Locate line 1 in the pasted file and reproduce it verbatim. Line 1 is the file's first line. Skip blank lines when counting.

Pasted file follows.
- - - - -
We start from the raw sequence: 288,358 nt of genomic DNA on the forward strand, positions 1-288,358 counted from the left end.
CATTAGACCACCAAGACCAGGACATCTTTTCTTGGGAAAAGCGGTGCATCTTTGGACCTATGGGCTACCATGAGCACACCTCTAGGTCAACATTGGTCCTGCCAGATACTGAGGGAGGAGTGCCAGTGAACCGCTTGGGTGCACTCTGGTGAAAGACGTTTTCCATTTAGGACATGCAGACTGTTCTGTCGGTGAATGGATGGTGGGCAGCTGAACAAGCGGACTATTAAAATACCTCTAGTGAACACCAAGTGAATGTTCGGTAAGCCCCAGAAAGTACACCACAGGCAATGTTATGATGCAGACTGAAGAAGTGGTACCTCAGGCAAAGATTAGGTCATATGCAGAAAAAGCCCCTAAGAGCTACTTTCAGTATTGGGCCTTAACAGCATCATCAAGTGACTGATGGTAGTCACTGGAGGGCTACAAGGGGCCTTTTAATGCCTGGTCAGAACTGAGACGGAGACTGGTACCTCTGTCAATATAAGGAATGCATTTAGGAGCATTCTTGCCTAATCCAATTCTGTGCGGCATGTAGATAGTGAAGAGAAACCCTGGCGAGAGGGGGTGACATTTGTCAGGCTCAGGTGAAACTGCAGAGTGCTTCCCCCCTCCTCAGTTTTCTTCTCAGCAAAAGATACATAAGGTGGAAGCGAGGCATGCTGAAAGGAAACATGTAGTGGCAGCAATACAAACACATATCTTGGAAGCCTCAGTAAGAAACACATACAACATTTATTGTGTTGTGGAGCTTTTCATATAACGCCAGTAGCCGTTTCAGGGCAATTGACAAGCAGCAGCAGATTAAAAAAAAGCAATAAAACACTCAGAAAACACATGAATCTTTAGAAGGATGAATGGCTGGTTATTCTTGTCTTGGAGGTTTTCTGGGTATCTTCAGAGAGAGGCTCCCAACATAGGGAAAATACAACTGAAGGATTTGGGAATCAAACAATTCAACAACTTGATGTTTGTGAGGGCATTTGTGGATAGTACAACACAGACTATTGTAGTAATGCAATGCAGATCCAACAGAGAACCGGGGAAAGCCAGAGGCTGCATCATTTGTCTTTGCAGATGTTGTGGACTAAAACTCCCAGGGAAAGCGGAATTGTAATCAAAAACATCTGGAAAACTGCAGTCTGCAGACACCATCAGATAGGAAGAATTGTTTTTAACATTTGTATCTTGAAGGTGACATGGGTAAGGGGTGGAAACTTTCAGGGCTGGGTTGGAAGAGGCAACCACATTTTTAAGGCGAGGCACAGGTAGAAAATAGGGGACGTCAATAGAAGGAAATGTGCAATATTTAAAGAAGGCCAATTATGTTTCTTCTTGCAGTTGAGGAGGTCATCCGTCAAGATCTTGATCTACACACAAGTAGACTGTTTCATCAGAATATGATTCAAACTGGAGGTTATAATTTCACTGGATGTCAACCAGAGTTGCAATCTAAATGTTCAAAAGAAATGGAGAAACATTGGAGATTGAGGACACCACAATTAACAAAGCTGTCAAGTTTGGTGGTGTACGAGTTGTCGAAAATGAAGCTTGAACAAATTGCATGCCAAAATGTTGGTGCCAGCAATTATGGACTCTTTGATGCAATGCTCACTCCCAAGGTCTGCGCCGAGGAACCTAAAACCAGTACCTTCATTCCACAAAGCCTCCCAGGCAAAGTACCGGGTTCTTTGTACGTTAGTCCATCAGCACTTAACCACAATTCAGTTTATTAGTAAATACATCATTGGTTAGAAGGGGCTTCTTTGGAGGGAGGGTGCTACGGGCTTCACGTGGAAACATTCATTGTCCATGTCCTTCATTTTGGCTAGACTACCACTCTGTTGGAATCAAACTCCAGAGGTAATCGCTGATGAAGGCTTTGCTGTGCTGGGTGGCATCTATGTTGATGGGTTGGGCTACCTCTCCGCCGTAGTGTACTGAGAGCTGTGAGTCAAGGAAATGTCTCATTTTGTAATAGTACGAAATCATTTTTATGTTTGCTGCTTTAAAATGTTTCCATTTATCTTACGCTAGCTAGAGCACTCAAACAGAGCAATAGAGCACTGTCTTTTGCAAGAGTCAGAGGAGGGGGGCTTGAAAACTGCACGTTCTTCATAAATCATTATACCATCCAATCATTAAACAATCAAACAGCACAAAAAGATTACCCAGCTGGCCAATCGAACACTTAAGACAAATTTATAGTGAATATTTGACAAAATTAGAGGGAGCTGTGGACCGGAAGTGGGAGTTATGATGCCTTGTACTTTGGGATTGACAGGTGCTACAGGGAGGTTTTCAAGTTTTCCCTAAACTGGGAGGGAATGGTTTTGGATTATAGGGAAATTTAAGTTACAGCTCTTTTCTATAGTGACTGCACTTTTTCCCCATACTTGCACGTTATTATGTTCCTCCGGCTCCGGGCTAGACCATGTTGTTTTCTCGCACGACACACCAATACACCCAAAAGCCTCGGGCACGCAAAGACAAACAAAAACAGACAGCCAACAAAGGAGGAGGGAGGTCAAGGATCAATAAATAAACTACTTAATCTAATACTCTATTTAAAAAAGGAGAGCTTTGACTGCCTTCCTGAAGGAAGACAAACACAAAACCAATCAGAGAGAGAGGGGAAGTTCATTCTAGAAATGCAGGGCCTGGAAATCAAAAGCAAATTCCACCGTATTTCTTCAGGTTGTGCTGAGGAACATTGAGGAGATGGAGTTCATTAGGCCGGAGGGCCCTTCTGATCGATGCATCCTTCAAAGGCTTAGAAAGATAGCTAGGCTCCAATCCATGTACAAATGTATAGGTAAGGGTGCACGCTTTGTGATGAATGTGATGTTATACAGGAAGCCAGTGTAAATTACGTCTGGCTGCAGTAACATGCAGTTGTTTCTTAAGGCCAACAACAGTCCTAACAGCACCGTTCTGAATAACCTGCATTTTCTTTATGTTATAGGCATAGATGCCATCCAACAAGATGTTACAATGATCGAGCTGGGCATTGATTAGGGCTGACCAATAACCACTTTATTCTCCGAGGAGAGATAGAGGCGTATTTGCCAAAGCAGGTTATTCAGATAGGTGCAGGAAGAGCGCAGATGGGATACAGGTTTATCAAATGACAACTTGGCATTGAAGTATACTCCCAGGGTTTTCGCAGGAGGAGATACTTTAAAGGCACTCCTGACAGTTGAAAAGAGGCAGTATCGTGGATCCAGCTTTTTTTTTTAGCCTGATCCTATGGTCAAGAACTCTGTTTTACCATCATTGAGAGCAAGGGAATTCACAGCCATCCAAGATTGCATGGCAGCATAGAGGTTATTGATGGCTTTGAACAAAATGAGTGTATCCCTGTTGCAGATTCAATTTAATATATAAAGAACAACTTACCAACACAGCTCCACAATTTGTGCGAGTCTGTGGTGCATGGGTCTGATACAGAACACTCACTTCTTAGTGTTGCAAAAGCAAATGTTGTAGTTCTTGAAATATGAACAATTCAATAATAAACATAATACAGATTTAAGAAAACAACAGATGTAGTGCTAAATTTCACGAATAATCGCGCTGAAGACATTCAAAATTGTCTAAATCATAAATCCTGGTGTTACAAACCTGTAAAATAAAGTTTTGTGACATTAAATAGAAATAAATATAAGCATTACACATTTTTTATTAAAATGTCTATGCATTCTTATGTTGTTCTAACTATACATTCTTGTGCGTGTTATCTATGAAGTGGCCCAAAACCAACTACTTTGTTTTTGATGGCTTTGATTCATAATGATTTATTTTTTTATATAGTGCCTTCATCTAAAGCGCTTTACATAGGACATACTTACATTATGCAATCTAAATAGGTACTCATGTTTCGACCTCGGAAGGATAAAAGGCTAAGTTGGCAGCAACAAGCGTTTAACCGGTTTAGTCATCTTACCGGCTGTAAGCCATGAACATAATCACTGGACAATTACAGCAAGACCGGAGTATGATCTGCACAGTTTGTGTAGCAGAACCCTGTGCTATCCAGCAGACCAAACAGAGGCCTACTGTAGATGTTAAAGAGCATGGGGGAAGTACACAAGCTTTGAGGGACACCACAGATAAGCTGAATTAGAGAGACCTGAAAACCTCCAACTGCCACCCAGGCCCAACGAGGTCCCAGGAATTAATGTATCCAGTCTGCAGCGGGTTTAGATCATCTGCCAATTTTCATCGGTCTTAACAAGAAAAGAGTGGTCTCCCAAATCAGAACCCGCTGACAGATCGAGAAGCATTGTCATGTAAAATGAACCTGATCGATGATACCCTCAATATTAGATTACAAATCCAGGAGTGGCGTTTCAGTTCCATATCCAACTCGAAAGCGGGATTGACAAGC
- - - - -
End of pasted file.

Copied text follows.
We start from the raw sequence: 288,358 nt of genomic DNA on the forward strand, positions 1-288,358 counted from the left end.